Stamping out bullying in the workplace

Bullying in the workplace can be a particular problem for small businesses. Without a dedicated HR team, SME owners can struggle to deal with bullying claims properly and in a small office, bullying can create an intense or unpleasant atmosphere, affecting more than just those directly involved.

The word “bullying” can bring to mind schoolyard name calling but of course it can take many forms and in some workplace cultures, bullying behaviours are never properly identified or dealt with. Failing to address this head-on can create a tense working atmosphere; employers could see themselves facing personal injury claims, if the behaviour has caused psychiatric injury, discrimination if the behaviour can be linked to a protected characteristic. Ignoring the issue could prove costly, time-consuming and, ultimately, destructive for your business.

Recognising the issue

Unfortunately for employers, bullying is not legally defined, which can cause difficulties in recognising the problem. However, ACAS provides useful guidance in its publication “Bullying and Harassment at Work“, suggesting that bullying may be defined as “offensive, intimidating, malicious or insulting behaviour, an abuse or misuse of power through means that undermine, humiliate, denigrate or injure the recipient.”

Harassment is a legally separate concept, although often associated with bullying. Harassment as defined in the Equality Act 2010 is “unwanted conduct related to a relevant protected characteristic, which has the purpose or effect of violating an individual’s dignity or creating an intimidating, hostile, degrading, humiliating or offensive environment for that individual.”

Dealing with bullying

A zero tolerance approach is advisable as is implementing a clear bullying and anti-harassment policy to ensure staff members understand what constitutes bullying. As mentioned, it can be difficult to define bullying, so ensure the policy is clear, using examples as appropriate. The policy should also set out the process that will be followed if someone feels they have been bullied – how to raise a complaint and how the complaint will be dealt with, reassuring individuals that complaints will be dealt with sensitively. This should help foster a more open office culture and encourage employees to speak up early on.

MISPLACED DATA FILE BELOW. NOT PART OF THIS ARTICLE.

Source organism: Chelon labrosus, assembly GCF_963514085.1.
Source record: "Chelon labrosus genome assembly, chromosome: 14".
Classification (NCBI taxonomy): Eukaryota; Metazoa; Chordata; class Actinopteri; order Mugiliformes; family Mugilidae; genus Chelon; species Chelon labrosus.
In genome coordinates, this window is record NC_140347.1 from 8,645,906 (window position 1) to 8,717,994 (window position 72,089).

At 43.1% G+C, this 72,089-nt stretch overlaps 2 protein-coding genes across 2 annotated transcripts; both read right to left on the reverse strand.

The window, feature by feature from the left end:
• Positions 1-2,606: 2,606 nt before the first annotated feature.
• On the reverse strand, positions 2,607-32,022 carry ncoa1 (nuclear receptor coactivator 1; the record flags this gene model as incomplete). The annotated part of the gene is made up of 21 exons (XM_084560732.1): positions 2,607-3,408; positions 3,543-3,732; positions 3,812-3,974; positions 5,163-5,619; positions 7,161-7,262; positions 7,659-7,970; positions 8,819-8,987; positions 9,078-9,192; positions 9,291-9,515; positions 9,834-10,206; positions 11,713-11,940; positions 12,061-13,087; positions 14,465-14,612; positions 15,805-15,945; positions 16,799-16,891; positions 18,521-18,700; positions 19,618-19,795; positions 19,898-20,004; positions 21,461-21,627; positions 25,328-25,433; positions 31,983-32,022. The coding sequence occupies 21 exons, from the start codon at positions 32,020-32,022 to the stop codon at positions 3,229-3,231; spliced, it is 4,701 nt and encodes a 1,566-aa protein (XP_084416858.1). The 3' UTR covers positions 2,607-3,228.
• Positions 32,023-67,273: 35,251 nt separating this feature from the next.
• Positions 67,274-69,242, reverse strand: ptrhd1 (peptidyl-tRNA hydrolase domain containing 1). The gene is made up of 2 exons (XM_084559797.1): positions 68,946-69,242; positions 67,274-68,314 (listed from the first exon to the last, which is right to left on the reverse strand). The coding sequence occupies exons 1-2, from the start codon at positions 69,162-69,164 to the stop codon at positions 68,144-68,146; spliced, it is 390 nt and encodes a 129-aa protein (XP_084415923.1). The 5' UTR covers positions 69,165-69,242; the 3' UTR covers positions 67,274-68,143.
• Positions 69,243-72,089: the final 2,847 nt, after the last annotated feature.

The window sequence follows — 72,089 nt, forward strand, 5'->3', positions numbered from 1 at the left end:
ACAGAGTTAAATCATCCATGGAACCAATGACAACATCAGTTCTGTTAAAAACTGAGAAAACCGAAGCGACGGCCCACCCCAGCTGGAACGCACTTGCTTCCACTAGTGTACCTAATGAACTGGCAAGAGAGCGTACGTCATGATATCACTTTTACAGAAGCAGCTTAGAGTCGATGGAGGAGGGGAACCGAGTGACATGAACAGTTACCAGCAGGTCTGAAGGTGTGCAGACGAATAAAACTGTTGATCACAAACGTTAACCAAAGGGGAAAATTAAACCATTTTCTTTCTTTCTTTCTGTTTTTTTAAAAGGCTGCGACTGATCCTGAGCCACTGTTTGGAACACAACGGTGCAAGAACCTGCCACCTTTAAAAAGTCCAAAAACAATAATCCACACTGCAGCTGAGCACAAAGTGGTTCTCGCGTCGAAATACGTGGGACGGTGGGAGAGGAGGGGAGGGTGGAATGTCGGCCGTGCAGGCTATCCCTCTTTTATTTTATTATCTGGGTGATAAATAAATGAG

Bullying can manifest itself in a whole host of ways. It can be obvious behaviour such as – insults being thrown around and arguments, but it can also be very subtle. Only the person being bullied may notice they are being ignored, purposefully passed over when it comes to opportunities, or excluded when it comes to after work drinks and other social events. All employees coming to you with a complaint of bullying must be handled carefully – these can be awkward conversations, especially if someone is being bullied about a personal issue. 

Confidentiality where possible is important and anonymous statements can help ease worries and encourage an employee to speak out. It is also vital to keep everyone involved up to date with the progress of the complaint – it’s unfair to keep anyone hanging on, or, even worse, to make someone feel like their complaint hasn’t been taken seriously.

Talk about it

Mediation can be a great way to help two members of staff heal a rift. Another option is to offer confidential counselling – seeking external, independent help may also encourage individuals to talk more frankly about their problems and therefore seek a resolution.

In some instances though, talking about it might not help. We’re all human and sometimes it is a fact of life that two individuals simply do not get on. In these instances, a practical and agreed solution, such as a relocation or changing duties or reporting lines, may be the best answer if available. Bullying can turn into a huge problem for SMEs and it’s essential business owners are aware of the problem and understand how best to nip it in the bud.

Keely Rushmore is senior associate at SA Law.

Image: Shutterstock

London-based employment law solicitors Thomas Mansfield pushed out a survey on workplace discrimination and collated some of the most shocking comments.

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